SAN ANTONIO — "This Time Together" is a special book for Mary Alice Cisneros. Flip open the hard cover, and you can see why.
"4-4-12, love," read Cisneros.
That's what's inscribed on the title page of Carol Burnett's book. That autographed page is one of Cisneros' favorite parts of the book.
Another one of her favorite's is just a few pages later, when Burnett references the Alamo City.
"Her nanny lived here in San Antonio, Texas, so she spent summers here with her nanny," explained Cisneros. "It's in the book. She was able to be in San Antonio, Texas for a time before they moved to California."
However, Cisneros and Burnett don't just share a hometown. They also have shared a home.
"This piece of property, which we now call the Carol Burnett Center," Cisneros explained.
Mary Alice now owns the small house on West Commerce St. on behalf of her nonprofit organization, American Sunrise. But years ago, the house belonged to Burnett's grandmother. It looks a little different today than it did back then, but Burnett managed to leave a permanent mark on the property during her childhood.
"The sidewalks on Zazamora were so cracked...so her nanny said, from now on you rollerskate in the house," Cisneros said.
You can still see the grooves from Burnett's skates in the wooden floors.
One thing that has changed is the address of the home. The house was originally six blocks down the street, on the corner of Zazamora St. and Commerce St., next to a Bill Miller Bar-B-Q.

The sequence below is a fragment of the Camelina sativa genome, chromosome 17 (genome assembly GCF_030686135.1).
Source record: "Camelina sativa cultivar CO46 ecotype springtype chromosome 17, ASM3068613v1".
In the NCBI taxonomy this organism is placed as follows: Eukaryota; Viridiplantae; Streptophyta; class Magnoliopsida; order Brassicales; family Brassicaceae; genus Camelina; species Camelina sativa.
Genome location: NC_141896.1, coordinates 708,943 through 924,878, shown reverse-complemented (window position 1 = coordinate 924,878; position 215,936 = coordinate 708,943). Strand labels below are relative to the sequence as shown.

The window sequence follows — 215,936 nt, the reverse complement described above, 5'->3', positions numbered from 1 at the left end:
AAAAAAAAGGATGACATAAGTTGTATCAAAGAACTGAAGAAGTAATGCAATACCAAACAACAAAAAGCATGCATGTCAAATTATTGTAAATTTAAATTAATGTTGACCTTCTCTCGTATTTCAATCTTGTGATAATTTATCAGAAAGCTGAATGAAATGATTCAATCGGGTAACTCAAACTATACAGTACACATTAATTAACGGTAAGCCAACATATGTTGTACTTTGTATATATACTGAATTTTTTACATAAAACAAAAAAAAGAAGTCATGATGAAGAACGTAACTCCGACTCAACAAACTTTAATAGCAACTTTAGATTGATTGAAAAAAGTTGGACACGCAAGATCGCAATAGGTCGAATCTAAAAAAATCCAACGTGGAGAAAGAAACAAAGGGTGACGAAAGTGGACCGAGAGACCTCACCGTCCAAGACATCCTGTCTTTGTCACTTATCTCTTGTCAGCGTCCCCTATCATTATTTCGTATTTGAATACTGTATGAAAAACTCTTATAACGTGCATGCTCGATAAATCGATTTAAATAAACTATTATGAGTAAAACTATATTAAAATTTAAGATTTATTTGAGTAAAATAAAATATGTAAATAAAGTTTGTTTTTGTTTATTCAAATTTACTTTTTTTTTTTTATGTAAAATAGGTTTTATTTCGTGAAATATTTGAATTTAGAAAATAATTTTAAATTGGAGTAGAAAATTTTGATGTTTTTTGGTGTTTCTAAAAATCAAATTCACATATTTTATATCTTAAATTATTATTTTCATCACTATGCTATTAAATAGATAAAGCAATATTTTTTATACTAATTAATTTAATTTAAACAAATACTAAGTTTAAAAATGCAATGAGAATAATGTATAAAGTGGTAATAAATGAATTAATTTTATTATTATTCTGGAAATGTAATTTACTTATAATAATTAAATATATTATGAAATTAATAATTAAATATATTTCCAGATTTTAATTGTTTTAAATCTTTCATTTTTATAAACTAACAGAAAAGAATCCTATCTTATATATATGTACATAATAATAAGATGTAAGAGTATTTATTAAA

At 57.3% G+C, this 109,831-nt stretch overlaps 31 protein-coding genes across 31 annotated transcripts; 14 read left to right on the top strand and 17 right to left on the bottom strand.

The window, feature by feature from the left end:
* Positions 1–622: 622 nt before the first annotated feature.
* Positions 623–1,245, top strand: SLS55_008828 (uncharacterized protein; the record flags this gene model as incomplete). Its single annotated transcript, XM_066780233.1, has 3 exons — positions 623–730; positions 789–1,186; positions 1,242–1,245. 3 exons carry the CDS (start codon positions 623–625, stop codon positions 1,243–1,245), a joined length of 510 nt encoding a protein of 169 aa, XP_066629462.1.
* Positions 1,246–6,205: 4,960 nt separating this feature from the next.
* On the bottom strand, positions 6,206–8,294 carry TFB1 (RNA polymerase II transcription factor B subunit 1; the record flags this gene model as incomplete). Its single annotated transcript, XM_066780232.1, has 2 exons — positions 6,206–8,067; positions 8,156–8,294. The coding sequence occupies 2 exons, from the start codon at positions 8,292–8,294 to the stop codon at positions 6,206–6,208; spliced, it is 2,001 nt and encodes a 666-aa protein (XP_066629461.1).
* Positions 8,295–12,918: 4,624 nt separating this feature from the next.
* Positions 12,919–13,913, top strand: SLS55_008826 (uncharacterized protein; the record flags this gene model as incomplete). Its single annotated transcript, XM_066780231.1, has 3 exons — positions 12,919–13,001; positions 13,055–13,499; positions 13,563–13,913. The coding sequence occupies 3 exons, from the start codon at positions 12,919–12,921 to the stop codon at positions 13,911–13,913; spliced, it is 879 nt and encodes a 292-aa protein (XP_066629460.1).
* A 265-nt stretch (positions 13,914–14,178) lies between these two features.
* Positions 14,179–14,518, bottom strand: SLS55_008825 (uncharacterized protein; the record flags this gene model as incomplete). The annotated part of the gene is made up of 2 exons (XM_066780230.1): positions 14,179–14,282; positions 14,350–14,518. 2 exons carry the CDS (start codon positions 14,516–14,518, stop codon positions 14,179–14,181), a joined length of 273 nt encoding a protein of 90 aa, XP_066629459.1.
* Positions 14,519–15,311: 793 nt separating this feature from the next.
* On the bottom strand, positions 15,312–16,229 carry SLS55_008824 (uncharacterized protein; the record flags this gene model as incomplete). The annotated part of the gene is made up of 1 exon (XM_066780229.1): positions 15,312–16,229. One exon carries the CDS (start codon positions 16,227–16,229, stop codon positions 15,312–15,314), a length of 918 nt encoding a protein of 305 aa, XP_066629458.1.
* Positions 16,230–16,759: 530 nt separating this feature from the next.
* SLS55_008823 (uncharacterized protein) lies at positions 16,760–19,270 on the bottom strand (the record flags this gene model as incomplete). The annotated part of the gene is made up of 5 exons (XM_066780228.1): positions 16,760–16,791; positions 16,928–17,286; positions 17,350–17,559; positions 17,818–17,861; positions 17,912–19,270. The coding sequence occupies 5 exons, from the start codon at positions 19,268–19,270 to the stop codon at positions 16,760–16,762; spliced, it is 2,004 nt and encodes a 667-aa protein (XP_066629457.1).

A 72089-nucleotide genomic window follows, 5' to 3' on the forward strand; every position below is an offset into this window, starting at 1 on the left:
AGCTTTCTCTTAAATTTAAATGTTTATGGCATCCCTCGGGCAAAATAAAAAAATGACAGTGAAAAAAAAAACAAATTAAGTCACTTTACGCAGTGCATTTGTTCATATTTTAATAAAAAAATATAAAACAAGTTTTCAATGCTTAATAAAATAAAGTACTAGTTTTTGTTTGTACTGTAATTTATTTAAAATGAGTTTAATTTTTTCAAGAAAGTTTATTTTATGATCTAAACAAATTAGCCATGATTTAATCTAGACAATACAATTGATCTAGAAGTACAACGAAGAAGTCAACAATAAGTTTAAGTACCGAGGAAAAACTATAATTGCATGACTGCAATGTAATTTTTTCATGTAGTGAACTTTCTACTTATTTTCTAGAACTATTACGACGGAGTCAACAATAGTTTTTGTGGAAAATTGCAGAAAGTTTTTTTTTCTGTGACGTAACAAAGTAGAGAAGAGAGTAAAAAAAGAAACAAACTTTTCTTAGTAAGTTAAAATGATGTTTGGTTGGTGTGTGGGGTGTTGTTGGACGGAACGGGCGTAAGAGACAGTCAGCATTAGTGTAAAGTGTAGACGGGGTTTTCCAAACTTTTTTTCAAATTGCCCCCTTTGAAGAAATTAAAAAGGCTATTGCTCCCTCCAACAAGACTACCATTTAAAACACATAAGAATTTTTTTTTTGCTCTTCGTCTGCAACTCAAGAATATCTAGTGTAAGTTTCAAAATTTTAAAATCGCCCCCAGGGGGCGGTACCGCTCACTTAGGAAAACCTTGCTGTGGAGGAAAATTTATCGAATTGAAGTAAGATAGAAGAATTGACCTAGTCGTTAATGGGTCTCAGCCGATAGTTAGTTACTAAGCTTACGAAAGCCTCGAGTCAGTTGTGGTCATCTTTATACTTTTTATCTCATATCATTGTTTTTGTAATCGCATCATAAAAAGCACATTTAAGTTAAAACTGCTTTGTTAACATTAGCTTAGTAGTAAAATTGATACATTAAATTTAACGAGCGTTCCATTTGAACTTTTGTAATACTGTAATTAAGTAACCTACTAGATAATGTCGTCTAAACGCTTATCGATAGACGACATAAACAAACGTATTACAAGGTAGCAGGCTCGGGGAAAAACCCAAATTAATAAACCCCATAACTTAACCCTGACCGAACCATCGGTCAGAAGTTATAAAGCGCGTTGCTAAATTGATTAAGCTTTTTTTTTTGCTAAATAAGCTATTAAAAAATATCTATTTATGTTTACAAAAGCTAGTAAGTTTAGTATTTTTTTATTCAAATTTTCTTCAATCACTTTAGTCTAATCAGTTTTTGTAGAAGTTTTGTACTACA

"Bill Miller wanted to grow the Bill Miller site," said Cisneros. "We got a call from Bayliss Miller, who said would we be interested...obviously, we were honored to pay for it in moving it here and then putting it on this particular site."
Now, the house acts as an after-school home for children on the west side of town. American Sunrise is a nonprofit run by Cisneros and her husband. They help kids who were Carol's age when she was living in the historic house.
"They're able to come in Monday through Thursday in an after-school program, and get the support they need to stay in school," Cisneros said.
The program provides food, homework help, college scholarships for older students, and acts as a literacy center for kids and adults.
Joclyn Torres is one student who utilized the program when she was a kid.
"English is not my first language," Torres said. "It was a one on one opportunity to help me learn, and that definitely helped me."
Years after her introduction to American Sunrise, she continues to utilize their resources. She is now a student at UTSA, where she uses a scholarship from the program to help her earn a double major in marketing and management.
And students who come here learn more than words and numbers. It's a place where they can gain confidence to make an international impact.
"I would love to help low income families - not just in San Antonio - but everywhere," Torres said.
It's the attitude of someone determined to change the world - just like the little girl who once lived here.